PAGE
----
Q. Was you in such a situation on the stairs that you could see or hear what was going forward in the room? - I was on the top of the stairs, but there I could see into the room.

Q. Could you hear at all what passed in the room while you was on the stairs? - I light a whole light of candles and carried them up stairs.

Q. What was the next thing you saw or heard? - I saw the shortest of the three press masters drag the deceased down stairs and out of doors, and beat him several times with a stick.

Q. Before this was the rest of the gang up stairs? - They all followed up, they made an halloo and the rest followed up.

Q. Did you see Holmstans dragged down stairs in the way you have described into the street? had Holmstans any weapon? - None at all.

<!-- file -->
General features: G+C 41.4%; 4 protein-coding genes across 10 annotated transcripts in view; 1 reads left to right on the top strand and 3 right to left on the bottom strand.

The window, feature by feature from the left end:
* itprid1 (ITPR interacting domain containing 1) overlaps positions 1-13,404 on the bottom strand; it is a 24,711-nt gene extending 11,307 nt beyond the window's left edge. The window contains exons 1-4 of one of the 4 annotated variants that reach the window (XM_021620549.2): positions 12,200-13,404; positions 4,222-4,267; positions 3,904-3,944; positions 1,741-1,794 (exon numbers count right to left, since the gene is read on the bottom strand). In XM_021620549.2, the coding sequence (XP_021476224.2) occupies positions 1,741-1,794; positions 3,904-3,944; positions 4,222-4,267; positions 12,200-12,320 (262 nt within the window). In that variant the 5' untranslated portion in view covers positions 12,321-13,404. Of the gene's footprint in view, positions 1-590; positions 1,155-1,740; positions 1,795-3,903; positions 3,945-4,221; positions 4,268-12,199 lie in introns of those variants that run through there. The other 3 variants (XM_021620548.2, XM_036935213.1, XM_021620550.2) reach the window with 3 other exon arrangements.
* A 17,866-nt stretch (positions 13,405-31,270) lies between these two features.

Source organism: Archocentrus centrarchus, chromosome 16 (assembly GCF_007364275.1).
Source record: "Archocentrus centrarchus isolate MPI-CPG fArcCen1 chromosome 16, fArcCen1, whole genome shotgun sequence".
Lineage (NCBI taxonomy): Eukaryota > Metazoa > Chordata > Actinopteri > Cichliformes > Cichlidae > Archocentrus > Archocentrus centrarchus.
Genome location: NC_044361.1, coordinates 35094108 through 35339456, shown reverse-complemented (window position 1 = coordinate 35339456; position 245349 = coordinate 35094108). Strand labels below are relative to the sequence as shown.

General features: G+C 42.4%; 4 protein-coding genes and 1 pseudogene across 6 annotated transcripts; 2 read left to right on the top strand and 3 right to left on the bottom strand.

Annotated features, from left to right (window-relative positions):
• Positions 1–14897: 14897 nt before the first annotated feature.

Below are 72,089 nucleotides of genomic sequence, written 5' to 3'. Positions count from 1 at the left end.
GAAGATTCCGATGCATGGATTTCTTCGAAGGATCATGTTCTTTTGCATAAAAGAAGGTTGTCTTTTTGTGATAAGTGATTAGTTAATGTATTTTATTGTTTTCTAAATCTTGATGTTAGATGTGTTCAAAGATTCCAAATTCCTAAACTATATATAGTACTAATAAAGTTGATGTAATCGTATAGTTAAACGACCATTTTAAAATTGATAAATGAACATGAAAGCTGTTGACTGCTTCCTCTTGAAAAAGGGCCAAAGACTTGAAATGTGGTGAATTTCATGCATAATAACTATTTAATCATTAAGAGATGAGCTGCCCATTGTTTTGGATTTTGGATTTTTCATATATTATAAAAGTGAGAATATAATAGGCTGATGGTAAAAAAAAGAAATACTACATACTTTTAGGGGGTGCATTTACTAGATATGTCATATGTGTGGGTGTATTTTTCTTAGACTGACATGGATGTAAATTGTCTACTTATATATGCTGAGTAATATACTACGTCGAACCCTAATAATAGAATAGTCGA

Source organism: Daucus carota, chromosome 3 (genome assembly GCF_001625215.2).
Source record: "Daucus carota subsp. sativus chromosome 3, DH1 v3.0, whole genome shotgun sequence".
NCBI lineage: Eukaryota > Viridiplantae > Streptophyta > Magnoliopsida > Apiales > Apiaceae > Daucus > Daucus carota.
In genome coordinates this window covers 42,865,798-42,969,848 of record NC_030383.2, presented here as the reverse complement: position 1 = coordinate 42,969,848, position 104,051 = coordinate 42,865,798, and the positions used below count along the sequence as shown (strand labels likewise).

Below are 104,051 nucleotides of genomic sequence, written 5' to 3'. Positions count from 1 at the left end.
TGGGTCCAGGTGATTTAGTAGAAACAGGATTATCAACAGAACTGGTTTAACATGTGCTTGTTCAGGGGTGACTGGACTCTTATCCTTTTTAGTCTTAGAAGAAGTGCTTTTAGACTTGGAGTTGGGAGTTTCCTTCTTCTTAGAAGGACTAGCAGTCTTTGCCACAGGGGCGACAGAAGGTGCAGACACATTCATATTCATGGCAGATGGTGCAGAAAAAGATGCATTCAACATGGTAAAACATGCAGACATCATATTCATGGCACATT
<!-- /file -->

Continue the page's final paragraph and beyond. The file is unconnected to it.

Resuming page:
Q. Did he make any resistance? - Not that I see.

Q. How many lodgers went down stairs with the press gang? - I cannot tell, a good many.

Q. In what way did they go? - I did not see.

Q. Had they any weapons? - They were all going to bed, they had not.

Q. Did they take with them any weapons? - They went down stairs and hid themselves in the kitchen and where they could, they were frightened.

Q. In going down stairs did the other lodgers strike the press gang? - Not at all that I see.

Q. Did any Swedish lodgers go out of doors? - I did not see any of them.

Q. How many Swedes went out of doors in all? - I don't know.

Q. Who went out with Holmstans? - All the gang went out together, I cannot tell who it was, they dragged him out and they struck him over the head with the stick, the short one of the three did, I did not see any one else.

Q. What did he strike him with? - A stick.

Q. What sort of a stick? - A thick stick, the short man chucked the deceased down at the door.

Mr. Fielding. You don't mean to say that the man at the bar struck the deceased? - I do not.

Court. You did not see him at that time? - I did not, but I see him go up stairs among the rest.

Prosecutor's Counsel. Where was he? - I don't know, he went up and down along with the rest.